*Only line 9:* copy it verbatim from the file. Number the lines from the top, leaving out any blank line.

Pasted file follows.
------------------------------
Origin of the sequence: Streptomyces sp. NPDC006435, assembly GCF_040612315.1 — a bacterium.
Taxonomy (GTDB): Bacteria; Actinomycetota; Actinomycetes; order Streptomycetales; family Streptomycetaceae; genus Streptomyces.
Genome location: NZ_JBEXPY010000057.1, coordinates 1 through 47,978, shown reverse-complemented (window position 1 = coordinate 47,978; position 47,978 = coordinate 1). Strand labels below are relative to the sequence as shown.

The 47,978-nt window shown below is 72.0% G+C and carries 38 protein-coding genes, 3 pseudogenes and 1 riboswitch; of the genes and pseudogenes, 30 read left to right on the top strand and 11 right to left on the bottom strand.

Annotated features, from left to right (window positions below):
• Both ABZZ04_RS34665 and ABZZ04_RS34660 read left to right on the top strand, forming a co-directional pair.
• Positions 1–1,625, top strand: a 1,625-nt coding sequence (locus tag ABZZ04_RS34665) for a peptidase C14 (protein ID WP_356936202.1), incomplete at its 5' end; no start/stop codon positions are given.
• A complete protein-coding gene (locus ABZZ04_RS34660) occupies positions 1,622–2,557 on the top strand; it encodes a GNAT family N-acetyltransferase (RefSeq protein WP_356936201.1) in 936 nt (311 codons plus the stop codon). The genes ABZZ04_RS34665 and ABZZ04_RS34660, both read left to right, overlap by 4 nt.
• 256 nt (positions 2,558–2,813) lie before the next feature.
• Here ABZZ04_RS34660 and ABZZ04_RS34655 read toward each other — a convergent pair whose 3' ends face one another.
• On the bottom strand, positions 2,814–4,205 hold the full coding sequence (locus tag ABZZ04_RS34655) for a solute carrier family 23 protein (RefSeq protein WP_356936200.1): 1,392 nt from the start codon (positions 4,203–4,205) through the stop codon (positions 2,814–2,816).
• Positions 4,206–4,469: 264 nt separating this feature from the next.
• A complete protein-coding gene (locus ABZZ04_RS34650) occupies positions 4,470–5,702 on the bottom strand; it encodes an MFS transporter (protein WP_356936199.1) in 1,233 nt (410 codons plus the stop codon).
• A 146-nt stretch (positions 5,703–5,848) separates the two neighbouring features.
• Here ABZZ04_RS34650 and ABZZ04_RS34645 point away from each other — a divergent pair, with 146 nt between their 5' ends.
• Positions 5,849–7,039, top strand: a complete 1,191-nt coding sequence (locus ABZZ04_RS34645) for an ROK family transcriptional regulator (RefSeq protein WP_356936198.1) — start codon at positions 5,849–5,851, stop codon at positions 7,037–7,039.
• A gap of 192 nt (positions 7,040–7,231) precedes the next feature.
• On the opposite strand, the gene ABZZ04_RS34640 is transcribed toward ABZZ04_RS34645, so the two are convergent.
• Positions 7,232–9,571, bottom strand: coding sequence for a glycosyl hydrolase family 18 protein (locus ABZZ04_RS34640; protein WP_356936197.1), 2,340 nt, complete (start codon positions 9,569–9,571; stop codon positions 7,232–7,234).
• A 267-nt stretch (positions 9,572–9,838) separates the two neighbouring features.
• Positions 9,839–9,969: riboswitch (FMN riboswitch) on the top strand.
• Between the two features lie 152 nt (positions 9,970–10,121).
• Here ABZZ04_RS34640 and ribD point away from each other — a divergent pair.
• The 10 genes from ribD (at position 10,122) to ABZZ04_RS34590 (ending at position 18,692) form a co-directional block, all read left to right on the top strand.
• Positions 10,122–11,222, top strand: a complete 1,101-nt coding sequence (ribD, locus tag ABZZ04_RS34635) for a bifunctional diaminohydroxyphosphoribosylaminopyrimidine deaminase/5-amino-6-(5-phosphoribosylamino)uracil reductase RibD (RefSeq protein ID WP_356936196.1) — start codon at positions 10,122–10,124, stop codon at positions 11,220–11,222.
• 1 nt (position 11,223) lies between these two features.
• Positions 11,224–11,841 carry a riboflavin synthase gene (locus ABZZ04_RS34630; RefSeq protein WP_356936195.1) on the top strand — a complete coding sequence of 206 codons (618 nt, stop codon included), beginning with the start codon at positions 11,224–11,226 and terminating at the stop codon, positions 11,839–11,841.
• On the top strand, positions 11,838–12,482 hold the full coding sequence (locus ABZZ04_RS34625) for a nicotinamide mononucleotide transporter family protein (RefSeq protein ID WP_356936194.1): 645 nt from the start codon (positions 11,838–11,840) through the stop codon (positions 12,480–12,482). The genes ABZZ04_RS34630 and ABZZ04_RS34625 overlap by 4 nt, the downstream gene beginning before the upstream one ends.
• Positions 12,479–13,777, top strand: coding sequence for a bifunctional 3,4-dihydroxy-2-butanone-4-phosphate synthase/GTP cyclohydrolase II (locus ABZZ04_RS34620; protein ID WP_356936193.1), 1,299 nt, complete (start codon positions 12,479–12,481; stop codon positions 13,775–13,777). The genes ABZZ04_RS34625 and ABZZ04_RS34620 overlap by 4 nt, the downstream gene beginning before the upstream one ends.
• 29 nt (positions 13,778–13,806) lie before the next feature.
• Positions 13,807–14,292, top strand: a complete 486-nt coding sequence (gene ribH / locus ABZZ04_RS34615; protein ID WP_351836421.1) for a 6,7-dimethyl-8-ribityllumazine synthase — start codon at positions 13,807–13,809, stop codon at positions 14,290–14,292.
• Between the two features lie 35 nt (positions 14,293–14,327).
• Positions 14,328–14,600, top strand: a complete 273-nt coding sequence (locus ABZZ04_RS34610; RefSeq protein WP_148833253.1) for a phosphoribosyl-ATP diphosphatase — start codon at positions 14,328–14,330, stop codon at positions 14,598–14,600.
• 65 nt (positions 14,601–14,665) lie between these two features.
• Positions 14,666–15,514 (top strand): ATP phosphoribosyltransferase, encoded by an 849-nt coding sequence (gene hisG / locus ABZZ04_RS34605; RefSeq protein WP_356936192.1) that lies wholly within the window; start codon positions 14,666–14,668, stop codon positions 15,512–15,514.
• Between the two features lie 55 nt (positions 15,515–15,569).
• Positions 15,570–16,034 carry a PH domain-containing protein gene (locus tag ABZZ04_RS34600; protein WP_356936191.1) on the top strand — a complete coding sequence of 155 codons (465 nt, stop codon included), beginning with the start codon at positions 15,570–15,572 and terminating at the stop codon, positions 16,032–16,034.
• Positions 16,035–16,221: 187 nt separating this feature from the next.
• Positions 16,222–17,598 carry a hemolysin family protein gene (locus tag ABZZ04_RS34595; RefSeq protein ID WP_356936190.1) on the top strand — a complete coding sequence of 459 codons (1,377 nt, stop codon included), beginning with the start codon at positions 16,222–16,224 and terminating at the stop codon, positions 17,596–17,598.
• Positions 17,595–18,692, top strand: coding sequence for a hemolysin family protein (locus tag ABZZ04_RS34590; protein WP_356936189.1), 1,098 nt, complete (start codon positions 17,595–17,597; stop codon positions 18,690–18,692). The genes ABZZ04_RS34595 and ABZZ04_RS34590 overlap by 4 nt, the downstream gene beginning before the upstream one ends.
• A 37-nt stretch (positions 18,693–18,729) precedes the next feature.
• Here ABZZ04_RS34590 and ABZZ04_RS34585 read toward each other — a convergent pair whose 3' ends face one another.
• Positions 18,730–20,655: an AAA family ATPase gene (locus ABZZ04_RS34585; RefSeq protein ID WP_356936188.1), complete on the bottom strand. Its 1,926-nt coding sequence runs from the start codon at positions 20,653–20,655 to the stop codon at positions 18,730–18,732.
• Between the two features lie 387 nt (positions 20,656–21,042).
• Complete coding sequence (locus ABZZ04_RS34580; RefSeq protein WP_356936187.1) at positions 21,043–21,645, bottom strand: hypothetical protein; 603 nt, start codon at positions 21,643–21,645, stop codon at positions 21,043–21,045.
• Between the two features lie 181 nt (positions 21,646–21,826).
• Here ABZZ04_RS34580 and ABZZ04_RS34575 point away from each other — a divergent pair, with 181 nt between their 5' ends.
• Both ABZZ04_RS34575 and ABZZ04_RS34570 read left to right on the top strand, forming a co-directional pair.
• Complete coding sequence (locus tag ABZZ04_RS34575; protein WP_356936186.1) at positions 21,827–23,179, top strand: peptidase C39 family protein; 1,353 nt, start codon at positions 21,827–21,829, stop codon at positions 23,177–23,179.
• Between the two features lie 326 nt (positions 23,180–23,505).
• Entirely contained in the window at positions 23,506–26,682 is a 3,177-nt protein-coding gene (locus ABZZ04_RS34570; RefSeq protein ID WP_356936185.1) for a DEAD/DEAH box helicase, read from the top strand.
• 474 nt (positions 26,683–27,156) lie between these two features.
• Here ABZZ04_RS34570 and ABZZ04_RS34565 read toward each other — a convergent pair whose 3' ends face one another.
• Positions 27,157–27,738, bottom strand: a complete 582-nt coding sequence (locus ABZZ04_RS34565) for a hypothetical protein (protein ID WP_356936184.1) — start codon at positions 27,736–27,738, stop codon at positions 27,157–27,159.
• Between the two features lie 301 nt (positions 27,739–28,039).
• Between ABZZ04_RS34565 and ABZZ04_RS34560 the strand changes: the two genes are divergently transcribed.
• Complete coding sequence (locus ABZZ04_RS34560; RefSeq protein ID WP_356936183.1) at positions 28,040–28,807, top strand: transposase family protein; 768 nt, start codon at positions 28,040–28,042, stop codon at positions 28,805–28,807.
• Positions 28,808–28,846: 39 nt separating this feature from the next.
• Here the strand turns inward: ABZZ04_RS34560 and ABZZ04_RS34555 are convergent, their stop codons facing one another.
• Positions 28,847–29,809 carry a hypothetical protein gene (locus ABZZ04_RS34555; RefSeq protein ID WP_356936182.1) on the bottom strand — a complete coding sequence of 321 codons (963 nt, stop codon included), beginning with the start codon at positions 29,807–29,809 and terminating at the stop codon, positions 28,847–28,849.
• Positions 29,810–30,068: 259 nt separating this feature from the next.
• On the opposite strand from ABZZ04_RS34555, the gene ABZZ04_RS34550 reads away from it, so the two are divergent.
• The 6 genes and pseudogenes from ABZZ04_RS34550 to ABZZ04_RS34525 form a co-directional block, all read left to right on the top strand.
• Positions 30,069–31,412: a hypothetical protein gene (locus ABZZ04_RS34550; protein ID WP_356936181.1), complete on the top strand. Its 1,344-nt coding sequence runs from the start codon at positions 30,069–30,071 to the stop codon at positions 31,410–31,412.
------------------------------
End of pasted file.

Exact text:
• 256 nt (positions 2,558–2,813) lie before the next feature.